MTFC™ - Multidimensional Treatment Foster Care©


MTFC is an alternative to placement in group/residential care settings or to incarceration or psychiatric hospitalization. In MTFC, youth are placed singly in well-trained and supported community foster homes.

The major goals of MTFC are to create supports and opportunities for youth so they can live successfully in the community and to prepare their parents, relatives, or other aftercare family to use skills and methods that allow them to maintain the gains their youth has made while in MTFC once he or she returns home.

MTFC includes multi-level interventions in family, community, and school settings. Youth receive individual therapy, skill training, and academic supports. Their families receive family therapy.

Typically, MTFC placements are short-term (from 6-9 months). From the beginning of placement, work with the youth's parents is emphasized to prepare the youth and the adults for post-MTFC life. Four key elements are targeted in MTFC and in aftercare.

  • Providing youth with a consistent reinforcing environment that builds on individual strengths
  • Providing clear structure and limits with well-specified consequences that are delivered in a teaching-oriented way
  • Providing close supervision of the youth's whereabouts

Helping youth avoid associations with peers who are likely to have a negative influence, and developing skills for having relationships with positive peers.

MTFC and Multidimensional Treatment Foster Care are copyrights and trademarks of Oregon Community Programs. All rights reserved.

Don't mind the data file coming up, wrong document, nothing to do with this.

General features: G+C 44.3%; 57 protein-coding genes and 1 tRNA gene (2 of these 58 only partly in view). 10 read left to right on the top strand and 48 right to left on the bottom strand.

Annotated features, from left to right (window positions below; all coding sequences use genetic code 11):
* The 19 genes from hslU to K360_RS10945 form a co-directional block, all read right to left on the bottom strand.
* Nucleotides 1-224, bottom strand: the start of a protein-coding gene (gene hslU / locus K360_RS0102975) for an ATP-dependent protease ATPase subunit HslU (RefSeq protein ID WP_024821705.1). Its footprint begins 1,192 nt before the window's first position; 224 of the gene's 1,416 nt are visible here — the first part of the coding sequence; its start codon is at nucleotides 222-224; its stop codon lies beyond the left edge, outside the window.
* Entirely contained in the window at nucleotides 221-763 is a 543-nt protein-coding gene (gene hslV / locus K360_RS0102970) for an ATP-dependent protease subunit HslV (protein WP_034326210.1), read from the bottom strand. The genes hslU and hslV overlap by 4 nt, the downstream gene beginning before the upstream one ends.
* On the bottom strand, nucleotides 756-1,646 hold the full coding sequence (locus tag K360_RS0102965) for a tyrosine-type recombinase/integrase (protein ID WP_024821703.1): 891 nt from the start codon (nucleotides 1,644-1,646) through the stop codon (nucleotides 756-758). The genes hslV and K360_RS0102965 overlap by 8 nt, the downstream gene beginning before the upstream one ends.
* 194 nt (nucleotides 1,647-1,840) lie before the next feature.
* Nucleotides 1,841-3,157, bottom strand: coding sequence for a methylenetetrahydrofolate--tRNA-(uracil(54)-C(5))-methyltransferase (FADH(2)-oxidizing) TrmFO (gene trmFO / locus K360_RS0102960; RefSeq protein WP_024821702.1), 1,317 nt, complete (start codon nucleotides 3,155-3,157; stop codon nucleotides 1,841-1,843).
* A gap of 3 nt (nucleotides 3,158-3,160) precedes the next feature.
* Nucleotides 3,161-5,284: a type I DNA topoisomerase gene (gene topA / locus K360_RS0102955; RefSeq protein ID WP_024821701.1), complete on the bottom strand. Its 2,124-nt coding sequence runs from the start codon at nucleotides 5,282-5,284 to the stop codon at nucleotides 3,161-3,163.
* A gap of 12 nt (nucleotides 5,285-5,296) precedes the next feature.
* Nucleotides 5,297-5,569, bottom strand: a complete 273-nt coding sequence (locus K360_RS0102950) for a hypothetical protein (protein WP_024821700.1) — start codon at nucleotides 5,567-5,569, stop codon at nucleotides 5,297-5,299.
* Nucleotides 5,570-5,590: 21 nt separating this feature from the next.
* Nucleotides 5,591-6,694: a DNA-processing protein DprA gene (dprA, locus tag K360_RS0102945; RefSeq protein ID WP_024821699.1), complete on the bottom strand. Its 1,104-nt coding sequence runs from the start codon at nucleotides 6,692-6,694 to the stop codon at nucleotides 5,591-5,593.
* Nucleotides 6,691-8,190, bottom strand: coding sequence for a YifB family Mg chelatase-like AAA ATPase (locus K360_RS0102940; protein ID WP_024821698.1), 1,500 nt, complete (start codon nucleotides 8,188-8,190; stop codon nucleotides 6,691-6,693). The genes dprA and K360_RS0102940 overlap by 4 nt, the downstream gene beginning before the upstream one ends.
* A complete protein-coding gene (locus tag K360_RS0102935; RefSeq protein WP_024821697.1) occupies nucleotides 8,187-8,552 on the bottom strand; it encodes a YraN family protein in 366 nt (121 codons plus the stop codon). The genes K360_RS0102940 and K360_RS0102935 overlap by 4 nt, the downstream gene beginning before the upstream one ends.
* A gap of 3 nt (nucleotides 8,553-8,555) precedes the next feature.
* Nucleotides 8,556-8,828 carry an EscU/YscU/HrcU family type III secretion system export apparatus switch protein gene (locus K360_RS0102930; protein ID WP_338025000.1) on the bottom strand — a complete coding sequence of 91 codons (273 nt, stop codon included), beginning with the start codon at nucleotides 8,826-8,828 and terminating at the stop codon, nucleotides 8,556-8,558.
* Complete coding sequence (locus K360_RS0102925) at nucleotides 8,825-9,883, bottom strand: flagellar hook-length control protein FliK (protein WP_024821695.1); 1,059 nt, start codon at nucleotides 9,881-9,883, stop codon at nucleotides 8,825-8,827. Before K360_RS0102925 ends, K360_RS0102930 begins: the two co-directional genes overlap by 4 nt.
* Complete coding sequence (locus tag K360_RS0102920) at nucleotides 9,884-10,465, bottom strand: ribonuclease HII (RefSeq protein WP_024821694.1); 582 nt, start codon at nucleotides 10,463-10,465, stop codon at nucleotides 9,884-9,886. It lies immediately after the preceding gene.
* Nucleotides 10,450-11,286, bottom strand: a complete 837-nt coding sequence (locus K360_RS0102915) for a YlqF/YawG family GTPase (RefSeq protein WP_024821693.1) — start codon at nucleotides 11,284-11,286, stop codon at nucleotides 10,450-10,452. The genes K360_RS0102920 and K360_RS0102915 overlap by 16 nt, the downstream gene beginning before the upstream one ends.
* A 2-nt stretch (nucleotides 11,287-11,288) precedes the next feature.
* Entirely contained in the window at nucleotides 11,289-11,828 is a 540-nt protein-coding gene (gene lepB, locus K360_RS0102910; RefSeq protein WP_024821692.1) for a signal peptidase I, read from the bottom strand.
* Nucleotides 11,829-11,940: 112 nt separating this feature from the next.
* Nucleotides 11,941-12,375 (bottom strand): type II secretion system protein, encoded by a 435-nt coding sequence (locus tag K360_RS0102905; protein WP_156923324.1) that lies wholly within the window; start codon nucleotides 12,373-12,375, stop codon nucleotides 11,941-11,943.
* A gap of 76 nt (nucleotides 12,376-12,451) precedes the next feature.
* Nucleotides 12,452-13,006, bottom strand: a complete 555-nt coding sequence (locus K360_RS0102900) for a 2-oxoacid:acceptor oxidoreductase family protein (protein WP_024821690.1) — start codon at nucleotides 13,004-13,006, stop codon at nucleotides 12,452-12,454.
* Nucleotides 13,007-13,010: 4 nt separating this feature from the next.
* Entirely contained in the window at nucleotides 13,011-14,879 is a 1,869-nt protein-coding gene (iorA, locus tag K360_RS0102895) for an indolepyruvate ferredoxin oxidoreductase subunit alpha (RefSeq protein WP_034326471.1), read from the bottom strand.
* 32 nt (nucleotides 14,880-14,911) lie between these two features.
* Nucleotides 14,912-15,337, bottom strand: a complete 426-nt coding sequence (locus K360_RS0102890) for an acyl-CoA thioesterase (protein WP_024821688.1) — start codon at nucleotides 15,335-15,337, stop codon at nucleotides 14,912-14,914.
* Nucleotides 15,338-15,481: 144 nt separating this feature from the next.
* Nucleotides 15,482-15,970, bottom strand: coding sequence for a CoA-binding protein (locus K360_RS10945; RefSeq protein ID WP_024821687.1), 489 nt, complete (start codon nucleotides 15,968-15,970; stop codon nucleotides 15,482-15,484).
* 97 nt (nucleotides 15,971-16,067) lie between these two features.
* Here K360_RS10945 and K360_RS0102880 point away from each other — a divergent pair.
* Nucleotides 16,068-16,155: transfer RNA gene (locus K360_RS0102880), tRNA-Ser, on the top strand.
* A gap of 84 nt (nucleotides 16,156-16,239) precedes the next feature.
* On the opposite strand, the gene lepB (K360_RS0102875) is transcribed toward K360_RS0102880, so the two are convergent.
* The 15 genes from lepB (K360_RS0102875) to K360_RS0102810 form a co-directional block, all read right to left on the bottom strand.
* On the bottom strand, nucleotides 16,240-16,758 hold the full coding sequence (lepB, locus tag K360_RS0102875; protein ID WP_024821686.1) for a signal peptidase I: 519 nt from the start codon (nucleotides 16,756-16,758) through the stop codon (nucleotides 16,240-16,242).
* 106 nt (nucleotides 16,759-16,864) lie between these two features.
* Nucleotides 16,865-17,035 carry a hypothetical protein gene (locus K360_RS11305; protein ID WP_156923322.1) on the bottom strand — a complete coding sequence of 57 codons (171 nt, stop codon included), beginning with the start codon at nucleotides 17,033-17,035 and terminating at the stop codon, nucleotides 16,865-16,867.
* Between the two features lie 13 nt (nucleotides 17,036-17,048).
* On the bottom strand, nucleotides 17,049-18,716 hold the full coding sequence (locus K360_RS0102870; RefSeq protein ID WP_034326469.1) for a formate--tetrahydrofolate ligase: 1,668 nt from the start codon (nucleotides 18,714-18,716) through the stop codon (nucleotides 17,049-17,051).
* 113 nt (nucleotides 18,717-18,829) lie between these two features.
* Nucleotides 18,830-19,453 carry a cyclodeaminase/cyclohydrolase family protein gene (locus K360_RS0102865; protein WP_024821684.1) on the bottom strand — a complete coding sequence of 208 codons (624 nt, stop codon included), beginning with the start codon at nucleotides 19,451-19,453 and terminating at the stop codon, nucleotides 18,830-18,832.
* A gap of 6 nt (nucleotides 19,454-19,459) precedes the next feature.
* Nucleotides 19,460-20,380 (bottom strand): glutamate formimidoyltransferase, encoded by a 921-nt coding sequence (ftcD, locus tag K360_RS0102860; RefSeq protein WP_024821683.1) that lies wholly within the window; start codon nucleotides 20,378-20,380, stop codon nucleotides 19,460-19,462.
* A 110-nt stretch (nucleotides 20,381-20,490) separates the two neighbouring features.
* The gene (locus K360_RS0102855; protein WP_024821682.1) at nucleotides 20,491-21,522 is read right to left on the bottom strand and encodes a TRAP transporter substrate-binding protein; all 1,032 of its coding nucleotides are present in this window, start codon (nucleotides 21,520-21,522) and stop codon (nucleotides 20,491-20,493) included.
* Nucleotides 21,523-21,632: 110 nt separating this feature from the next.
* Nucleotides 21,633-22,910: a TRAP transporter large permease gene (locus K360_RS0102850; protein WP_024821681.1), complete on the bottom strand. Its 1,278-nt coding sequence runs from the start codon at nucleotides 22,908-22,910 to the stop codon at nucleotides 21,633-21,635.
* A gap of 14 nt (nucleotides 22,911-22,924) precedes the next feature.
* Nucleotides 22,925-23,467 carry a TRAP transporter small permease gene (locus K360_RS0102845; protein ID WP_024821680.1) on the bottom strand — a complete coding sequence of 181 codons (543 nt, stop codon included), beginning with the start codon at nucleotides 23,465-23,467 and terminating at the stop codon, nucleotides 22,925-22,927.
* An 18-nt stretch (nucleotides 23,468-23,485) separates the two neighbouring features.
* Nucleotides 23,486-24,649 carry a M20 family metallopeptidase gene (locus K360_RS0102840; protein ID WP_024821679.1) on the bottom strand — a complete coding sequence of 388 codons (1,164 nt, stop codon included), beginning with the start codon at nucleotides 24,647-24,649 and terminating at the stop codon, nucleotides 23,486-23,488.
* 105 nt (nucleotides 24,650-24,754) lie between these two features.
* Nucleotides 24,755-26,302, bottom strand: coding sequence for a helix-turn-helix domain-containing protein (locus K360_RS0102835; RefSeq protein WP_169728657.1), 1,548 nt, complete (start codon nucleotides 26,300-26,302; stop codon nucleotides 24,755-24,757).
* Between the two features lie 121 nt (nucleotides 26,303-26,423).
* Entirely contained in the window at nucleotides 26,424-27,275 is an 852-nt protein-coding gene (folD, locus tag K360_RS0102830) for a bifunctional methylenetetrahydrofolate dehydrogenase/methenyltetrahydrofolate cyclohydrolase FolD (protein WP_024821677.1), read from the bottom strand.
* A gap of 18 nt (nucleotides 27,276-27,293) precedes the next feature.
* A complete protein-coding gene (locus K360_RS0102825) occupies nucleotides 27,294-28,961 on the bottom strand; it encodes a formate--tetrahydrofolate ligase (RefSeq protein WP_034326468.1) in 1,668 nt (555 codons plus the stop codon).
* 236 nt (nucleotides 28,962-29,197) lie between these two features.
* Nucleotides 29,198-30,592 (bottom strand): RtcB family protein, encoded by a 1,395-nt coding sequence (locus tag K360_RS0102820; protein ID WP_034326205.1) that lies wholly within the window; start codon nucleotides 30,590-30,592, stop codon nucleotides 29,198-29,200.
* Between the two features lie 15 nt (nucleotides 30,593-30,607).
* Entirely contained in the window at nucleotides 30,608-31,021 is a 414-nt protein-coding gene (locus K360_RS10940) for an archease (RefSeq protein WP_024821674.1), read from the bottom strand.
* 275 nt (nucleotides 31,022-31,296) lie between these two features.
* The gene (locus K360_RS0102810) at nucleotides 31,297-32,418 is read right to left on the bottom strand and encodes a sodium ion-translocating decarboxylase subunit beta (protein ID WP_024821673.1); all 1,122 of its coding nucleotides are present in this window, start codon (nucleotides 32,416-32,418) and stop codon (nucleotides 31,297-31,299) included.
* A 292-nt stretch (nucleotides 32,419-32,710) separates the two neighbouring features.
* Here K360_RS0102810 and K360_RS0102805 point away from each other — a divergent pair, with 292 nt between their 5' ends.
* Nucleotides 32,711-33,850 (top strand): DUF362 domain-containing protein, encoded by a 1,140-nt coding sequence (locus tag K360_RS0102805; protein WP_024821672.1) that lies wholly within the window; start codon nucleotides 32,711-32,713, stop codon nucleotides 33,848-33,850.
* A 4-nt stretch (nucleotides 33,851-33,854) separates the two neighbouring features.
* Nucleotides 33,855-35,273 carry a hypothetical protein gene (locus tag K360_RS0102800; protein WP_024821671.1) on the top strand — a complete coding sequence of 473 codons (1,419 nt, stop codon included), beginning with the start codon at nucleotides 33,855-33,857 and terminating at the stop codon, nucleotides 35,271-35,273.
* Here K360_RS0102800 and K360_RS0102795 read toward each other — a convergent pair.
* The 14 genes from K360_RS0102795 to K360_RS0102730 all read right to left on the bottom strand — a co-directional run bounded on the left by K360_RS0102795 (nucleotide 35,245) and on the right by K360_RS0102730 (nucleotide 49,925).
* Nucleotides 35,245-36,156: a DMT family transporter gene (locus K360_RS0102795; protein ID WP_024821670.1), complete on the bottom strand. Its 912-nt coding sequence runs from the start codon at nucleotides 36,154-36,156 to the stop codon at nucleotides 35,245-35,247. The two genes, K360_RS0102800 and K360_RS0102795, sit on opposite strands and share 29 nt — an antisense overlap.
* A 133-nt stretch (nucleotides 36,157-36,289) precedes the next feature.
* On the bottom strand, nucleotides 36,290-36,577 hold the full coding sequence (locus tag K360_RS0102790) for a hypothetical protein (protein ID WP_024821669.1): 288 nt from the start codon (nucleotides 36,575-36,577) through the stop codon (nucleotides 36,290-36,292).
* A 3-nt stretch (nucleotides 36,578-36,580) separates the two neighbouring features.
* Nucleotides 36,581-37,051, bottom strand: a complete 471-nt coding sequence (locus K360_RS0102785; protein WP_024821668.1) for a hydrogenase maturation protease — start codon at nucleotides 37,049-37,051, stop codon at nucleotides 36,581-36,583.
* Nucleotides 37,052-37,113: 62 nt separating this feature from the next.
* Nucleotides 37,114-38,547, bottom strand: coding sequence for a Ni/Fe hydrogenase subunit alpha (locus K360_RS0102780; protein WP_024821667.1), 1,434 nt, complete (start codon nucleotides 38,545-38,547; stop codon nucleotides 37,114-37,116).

Connections Program


The Connections program delivers outpatient mental health treatment to Lane County children ages 5 to 18 and their families using the Parent Management Training (PMT) curriculum. This validated approach works to increase parent's rate of positive reinforcement to their children, and use short and non emotional discipline and limit setting practices to alter behavior and to provide predictability in the environment through the use of structured contingency systems. These services are individualized for each child and their family, and also includes case management, school consultation and psychiatry.



EIFC - Early Intervention Foster Care Program


Established in 1996, the EIFC Program has served 100's of kids between the ages of 3 to 6 years of age. The children are typically in the program for 6-18 months. Children who qualify for services from EC Cares and are currently in foster care are considered eligible, but EC Cares eligibility is not required for EIFC treatment.



Monitor Program